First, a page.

[90054-58-3]  · C12H28O4Si2  · 1,2-Diethoxy-1,2-bis(trimethylsilyloxy)ethylene  · (MW 292.52)

(synthetic equivalent of the acyl anion -C(O)CO2Et; useful in ZnCl2-mediated nucleophilic additions to aldehydes and ketones,1 Michael additions to enones,1 and substitution reactions of SN1-active alkyl halides1 and carboxylic acid chlorides2)

Physical Data: bp 68-70 °C/5 mmHg.

Solubility: sol CH2Cl2, toluene, THF.

Preparative Method: can be prepared in one step from Diethyl Oxalate using the Rühlmann version2 of the acyloin condensation (eq 1).3 Although a yield of 64% of isolated product was reported,3 this could not be reproduced in a careful series of experiments.1,4 Rather, yields of 21-25% are consistently obtained (0.1-1.0 molar scale).1,4 The product consists of a (Z/E) isomeric mixture which is of no consequence for synthetic applications.

Handling, Storage, and Precautions: somewhat air and moisture sensitive and should therefore be handled and stored under an atmosphere of an inert gas such as N2 and in nonprotic solvents. Use in a fume hood.

Reactions Forming Carbon-Carbon Bonds.

The reagent described herein has the structural features of an O-silyl ketene acetal, and it therefore undergoes the typical reactions known for this class of compounds, especially Lewis acid-mediated C-C bond-forming processes.5 Since the reagent is extremely electron rich6 and therefore very reactive, catalytic amounts of mild Lewis acids such as ZnX2 suffice.1,4 The nucleophile which reacts with electrophilic organic substrates is a special case of an acyl anion equivalent (synthon) (1).

Group transfer-type7 of Mukaiyama aldol addition8 to aldehydes or ketones affords the isolable O-silylated aldol adducts, which can be hydrolyzed under acidic conditions to provide a-keto esters in high yield (eq 2).1 In the case of aldehydes the initial products are O-silyl-protected reductones.1

Group transfer-type of Michael additions to a,b-enones are just as smooth, with acidic workup affording a,d-diketo esters (eq 3).1,4

SN1-active alkyl halides require longer reaction times (typically 3-6 h),1,4 and the yields are lower. t-Butyl chloride and adamantyl bromide have been used successfully, but the generality of the procedure needs to be demonstrated (eq 4). In contrast, acylation reactions using a wide variety of carboxylic acid chlorides have been carried out (eq 5).9,10 The initial products are protected forms of a,b-diketo esters which can be isolated in yields of 72-93%. Deprotection is accomplished using MeOH/HCl.9,10 The products are vicinal tricarbonyl compounds having the usual characteristic chemical properties such as rapid formation of hydrated derivatives.11 The protected forms can be used directly in the synthesis of heterocycles.9,10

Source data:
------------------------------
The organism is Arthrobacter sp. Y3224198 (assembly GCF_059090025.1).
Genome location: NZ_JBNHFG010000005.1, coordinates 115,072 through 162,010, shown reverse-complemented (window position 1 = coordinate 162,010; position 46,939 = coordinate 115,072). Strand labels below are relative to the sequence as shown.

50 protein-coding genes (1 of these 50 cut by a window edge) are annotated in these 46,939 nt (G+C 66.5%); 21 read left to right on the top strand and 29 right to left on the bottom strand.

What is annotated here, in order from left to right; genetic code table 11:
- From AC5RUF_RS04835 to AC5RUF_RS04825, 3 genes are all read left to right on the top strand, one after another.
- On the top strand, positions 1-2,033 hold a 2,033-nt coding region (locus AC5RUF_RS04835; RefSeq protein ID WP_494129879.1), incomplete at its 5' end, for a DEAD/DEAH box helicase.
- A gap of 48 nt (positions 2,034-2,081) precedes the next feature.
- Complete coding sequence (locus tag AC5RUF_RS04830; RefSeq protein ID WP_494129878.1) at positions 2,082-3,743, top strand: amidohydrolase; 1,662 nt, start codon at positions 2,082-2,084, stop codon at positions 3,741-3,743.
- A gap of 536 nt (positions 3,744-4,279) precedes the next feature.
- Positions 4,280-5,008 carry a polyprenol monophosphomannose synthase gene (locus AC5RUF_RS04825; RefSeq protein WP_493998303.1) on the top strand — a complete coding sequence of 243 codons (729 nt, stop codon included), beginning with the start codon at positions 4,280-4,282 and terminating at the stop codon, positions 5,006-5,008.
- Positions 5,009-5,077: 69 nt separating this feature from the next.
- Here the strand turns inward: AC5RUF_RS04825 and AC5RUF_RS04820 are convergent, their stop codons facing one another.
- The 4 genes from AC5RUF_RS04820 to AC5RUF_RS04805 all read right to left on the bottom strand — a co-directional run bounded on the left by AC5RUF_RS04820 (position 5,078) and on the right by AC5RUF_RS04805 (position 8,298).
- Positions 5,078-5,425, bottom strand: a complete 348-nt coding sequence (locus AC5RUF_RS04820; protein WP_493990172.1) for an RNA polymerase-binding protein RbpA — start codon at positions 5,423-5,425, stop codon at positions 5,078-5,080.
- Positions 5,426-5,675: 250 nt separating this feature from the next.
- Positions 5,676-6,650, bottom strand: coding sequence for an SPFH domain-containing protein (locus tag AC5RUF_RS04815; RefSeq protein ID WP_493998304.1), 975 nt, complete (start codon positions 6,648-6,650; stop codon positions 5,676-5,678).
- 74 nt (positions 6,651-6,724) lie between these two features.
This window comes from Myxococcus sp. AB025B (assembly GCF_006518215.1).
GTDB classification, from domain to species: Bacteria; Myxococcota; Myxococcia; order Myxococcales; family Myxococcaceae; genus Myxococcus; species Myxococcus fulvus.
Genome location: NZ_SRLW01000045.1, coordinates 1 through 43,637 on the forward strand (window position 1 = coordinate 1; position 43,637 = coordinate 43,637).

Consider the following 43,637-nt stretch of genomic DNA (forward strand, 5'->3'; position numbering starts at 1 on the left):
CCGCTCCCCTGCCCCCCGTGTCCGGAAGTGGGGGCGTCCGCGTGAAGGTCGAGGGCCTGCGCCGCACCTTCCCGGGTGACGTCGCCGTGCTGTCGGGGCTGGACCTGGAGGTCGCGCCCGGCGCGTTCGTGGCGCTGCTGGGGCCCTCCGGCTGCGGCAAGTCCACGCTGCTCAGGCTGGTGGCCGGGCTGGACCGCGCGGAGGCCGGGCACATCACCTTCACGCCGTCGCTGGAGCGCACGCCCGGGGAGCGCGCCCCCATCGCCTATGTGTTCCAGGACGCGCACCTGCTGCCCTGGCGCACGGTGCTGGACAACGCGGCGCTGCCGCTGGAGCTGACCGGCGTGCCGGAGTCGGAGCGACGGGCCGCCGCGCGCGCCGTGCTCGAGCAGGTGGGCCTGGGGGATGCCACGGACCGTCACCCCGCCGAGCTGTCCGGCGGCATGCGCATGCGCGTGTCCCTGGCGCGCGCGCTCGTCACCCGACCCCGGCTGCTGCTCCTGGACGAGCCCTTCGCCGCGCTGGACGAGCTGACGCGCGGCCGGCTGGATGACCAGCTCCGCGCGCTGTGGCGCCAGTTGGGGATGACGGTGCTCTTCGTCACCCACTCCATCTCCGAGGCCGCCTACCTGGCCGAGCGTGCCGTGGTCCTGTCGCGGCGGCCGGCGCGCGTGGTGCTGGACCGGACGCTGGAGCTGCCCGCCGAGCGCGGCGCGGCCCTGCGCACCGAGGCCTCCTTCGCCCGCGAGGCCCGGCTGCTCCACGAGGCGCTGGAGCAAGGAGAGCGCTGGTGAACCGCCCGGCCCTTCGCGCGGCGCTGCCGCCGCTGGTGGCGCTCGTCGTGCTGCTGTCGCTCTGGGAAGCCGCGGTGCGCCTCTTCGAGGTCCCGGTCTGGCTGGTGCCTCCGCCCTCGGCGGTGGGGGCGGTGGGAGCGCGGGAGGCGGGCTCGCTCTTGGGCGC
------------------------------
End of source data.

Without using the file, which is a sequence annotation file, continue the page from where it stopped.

In summary, the title compound, readily available from diethyl oxalate, is a synthetically useful synthon in various C-C bond-forming reactions, requiring only catalytic amounts of mild Lewis acids such as Zinc Chloride. Alternatives to such an acyl anion equivalent include dithiane derivatives of glyoxylic acid esters, which have not been tested as widely and which require some synthetic effort in the final deprotection step.12

Related Reagents.

Ethyl Diethoxyacetate; Glyoxylic Acid Diethyl Dithioacetal; Ketene Bis(trimethylsilyl) Acetal; Ketene Diethyl Acetal; 1-Methoxy-2-trimethylsilyl-1-(trimethylsilyloxy)ethylene; Methyl Glyoxylate; 8-Phenylmenthyl Glyoxylate; Tetramethoxyethylene; Tris(trimethylsilyloxy)ethylene.

1. Reetz, M. T.; Heimbach, H.; Schwellnus, K. TL 1984, 25, 511.
2. Rühlmann, K. S 1971, 236.
3. Kuo, Y. N.; Chen, F.; Ainsworth, C.; Bloomfield, J. J. CC 1971, 136.
4. Heimbach, H. Dissertation, Universität Marburg, 1982.
5. Reviews of the chemistry of enol silanes: (a) Mukaiyama, T. OR 1982, 28, 203. (b) Brownbridge, P. S 1983, 1 and 85. (c) Gennari, C. COS 1991, 2, 629. (d) Review of Lewis acid-mediated a-alkylation of carbonyl compounds: Reetz, M. T. AG 1982, 94, 97; AG(E) 1982, 21, 96.
6. Review of tetramethoxyethylene and other electron-rich alkenes: Hoffmann, R. W. AG 1968, 80, 823; AG(E) 1968, 7, 754.
7. Sogah, D. Y.; Webster, O. W. Macromolecules 1986, 19, 1775.
8. Mukaiyama, T. AG 1977, 89, 858; AG(E) 1977, 16, 817.
9. Reetz, M. T.; Kyung, S.-H. TL 1985, 26, 6333.
10. Kyung, S.-H. Dissertation, Universität Marburg, 1985.
11. (a) Rubin, M. B. CRV 1975, 75, 177. (b) Wassermann, H. H.; Han, W. T. TL 1984, 25, 3743.
12. (a) Eliel, E. L.; Hartman, A. A. JOC 1972, 37, 505. (b) Lissel, M. SC 1981, 11, 343. (c) Lever, O. W., Jr. T 1976, 32, 1943. (d) Hase, T. A.; Koskimies, J. K. Aldrichim. Acta 1982, 15, 35.

Manfred T. Reetz

Max-Planck-Institut für Kohlenforschung, Mulheim an der Ruhr, Germany

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